Chapter 4 Notes Examples: Naming Aldehydes and Ketones • Name the following compounds: Br CH 3 CHCH 2 O CH H O C CH 2 CH CH 3 CH 3 CH CH 3 CH 3 O 3 O CH 3 C CHCH 2 CH 3 CH 3 CH CH C CH CH 3 CH 2 CH 3 9 Other Nomenclature Rules • In cyclic ketones. (The carbon to which the aldehyde group is attached is carbon “1”). tri one. • Aromatic aldehydes (containing an aldehyde group directly attached to a benzene ring) are named after the parent compound benzaldehyde . • Molecules with more than one ketone group are named by preceding the suffix with a counting prefix ( di one. 10 .). position numbers must be used for each ketone group. etc. The numbering continues clockwise or counterclockwise to give the lowest number for the next substituent. this does not need to be included in the name. the carbonyl group is always numbered “1”.
4.Chapter 4 Notes Examples: Naming Aldehydes and Ketones • Name the following compounds: OO CH 3 CH 3 O O 3 CCCH O C H CH 3 O C H Br CH 3 11 Examples: Naming Aldehydes and Ketones • Draw structural formulas for the following molecules: – 3-ethyl-2-pentanone – 2.6-trimethylheptanal – 3-ethylcyclopentanone – 4-chloro-2-phenylpentanal – para -nitrobenzaldehyde – 3-ethyl-2-butanone (what’s name?) wrong with this 12 .
but these attractions are not as strong as those that result from hydrogen-bonding. dO C d+ • This creates weak attractive forces between carbonyl compounds.Chapter 4 Notes Physical Properties of Aldehydes and Ketones 13 The Polarity of the Carbonyl Group • Carbonyl compounds are polar. containing a dipole along the carbon-oxygen double bond. d+ CO dd+ CO dd+ CO d- 14 .
d+ HO dd+ H d. – Hydrocarbons are nonpolar. – Aldehydes and ketones are polar. aldehydes and ketones do not form hydrogen bonds with themselves . but they can hydrogen-bond to water through the carbonyl oxygen.O C d+ Od R R' R C+ d R' 16 . and have low boiling points.Chapter 4 Notes The Polarity of the Carbonyl Group • Since there is no hydrogen on the carbonyl oxygen. and have high boiling points. water solubility decreases as the size of the molecule increases. • Aldehydes and ketones therefore have boiling points that are in between those of alcohols and hydrocarbons of the same molecular weight: – Alcohols form hydrogen bonds. but they are not as polar as molecules which can hydrogen bond. • Low-molecular weight aldehydes and ketones are water-soluble. so they have higher boiling points than hydrocarbons. 15 Physical Properties of Aldehydes and Ketones • Carbonyl compounds cannot hydrogen-bond to each other.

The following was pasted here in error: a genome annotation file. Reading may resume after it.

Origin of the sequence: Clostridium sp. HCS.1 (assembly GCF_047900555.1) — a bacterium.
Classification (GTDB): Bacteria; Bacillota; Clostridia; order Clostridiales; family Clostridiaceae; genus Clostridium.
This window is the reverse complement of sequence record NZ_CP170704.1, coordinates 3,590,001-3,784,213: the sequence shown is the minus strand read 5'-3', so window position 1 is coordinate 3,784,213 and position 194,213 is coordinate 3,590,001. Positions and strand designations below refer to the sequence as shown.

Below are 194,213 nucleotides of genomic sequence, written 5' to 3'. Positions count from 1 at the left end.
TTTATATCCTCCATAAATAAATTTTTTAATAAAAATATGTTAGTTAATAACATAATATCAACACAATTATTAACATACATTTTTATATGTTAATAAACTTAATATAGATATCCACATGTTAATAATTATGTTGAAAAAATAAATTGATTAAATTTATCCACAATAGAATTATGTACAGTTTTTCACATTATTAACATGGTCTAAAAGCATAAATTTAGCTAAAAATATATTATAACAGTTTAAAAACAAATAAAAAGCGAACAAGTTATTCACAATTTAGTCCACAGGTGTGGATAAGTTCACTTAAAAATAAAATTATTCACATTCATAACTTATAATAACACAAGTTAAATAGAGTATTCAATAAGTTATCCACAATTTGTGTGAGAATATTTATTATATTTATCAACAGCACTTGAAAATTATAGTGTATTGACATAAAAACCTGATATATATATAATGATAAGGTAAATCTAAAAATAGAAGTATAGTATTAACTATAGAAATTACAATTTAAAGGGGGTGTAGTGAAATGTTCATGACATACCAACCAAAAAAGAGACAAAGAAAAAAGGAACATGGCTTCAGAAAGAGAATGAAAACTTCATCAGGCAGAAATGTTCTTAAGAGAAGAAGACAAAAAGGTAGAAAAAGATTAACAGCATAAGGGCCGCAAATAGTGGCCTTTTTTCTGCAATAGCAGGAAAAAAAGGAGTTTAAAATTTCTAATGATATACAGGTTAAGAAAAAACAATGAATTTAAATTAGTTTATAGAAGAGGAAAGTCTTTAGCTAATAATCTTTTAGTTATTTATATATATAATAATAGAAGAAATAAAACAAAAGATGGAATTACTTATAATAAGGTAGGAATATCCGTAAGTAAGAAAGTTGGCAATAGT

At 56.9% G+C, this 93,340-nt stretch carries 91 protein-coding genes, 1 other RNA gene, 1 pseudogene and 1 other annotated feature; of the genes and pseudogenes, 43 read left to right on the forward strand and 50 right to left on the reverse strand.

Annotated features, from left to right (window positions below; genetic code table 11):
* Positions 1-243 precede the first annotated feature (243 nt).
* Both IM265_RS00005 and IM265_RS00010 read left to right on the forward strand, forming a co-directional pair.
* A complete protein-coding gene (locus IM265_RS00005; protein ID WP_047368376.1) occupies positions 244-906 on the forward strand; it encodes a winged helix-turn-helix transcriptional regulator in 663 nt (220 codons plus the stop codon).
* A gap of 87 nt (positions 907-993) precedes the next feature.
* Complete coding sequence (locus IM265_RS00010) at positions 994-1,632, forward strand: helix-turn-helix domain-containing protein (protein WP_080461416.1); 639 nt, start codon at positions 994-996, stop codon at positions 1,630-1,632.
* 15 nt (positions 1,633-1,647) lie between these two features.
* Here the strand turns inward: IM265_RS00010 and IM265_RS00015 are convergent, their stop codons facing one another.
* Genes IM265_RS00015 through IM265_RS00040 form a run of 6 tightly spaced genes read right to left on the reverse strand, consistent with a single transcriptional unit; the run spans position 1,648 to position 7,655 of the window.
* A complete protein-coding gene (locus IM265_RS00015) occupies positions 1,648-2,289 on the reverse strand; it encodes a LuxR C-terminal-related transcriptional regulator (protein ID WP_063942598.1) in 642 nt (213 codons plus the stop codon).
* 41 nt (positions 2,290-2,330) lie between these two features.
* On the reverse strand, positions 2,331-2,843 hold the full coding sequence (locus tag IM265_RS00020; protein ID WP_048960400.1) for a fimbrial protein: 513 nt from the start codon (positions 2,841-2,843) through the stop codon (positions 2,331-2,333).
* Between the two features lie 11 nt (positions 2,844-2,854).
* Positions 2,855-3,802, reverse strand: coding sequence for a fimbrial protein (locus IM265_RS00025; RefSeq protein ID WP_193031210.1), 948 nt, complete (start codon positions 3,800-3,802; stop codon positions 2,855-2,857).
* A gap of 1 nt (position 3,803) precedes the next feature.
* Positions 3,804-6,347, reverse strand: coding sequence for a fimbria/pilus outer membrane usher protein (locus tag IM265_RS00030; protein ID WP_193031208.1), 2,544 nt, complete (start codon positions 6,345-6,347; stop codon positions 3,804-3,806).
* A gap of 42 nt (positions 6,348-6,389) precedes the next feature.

Chapter 4 Notes Physical Properties of Aldehydes and Ketones Boiling Points: Alcohols Aldehydes/Ketones Ethers Alkanes Name butane propanal acetone Water Solubility: Alcohols Aldehydes/Ketones Ethers Alkanes Molecular Boiling Solubility weight point in water 58 g/mol 58 g/mol 58 g/mol 0°C 49°C 56°C 97°C Insoluble Soluble Soluble Soluble 17 1-propanol 60 g/mol Examples: Predicting Boiling Points • Arrange the following compounds in order of increasing boiling point: – 2-pentanone – 2-methylpentane –2-pentanol 18 .